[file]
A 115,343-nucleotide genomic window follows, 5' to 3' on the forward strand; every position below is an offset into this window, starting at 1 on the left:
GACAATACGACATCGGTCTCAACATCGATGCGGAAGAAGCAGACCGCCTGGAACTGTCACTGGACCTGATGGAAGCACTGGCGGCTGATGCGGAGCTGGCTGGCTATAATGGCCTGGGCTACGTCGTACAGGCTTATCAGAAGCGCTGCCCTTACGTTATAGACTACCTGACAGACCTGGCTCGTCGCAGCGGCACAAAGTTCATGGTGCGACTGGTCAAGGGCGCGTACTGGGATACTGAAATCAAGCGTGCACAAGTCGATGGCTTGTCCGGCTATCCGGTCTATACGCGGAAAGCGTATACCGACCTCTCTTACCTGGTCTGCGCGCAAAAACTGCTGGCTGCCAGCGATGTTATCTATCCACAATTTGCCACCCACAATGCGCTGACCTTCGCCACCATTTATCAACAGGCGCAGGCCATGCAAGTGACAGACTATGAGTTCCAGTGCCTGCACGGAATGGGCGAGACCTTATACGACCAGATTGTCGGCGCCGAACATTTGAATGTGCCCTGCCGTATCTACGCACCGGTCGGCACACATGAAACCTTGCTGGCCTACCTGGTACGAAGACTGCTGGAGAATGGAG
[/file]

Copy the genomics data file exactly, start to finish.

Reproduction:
A 115,343-nucleotide genomic window follows, 5' to 3' on the forward strand; every position below is an offset into this window, starting at 1 on the left:
GACAATACGACATCGGTCTCAACATCGATGCGGAAGAAGCAGACCGCCTGGAACTGTCACTGGACCTGATGGAAGCACTGGCGGCTGATGCGGAGCTGGCTGGCTATAATGGCCTGGGCTACGTCGTACAGGCTTATCAGAAGCGCTGCCCTTACGTTATAGACTACCTGACAGACCTGGCTCGTCGCAGCGGCACAAAGTTCATGGTGCGACTGGTCAAGGGCGCGTACTGGGATACTGAAATCAAGCGTGCACAAGTCGATGGCTTGTCCGGCTATCCGGTCTATACGCGGAAAGCGTATACCGACCTCTCTTACCTGGTCTGCGCGCAAAAACTGCTGGCTGCCAGCGATGTTATCTATCCACAATTTGCCACCCACAATGCGCTGACCTTCGCCACCATTTATCAACAGGCGCAGGCCATGCAAGTGACAGACTATGAGTTCCAGTGCCTGCACGGAATGGGCGAGACCTTATACGACCAGATTGTCGGCGCCGAACATTTGAATGTGCCCTGCCGTATCTACGCACCGGTCGGCACACATGAAACCTTGCTGGCCTACCTGGTACGAAGACTGCTGGAGAATGGAG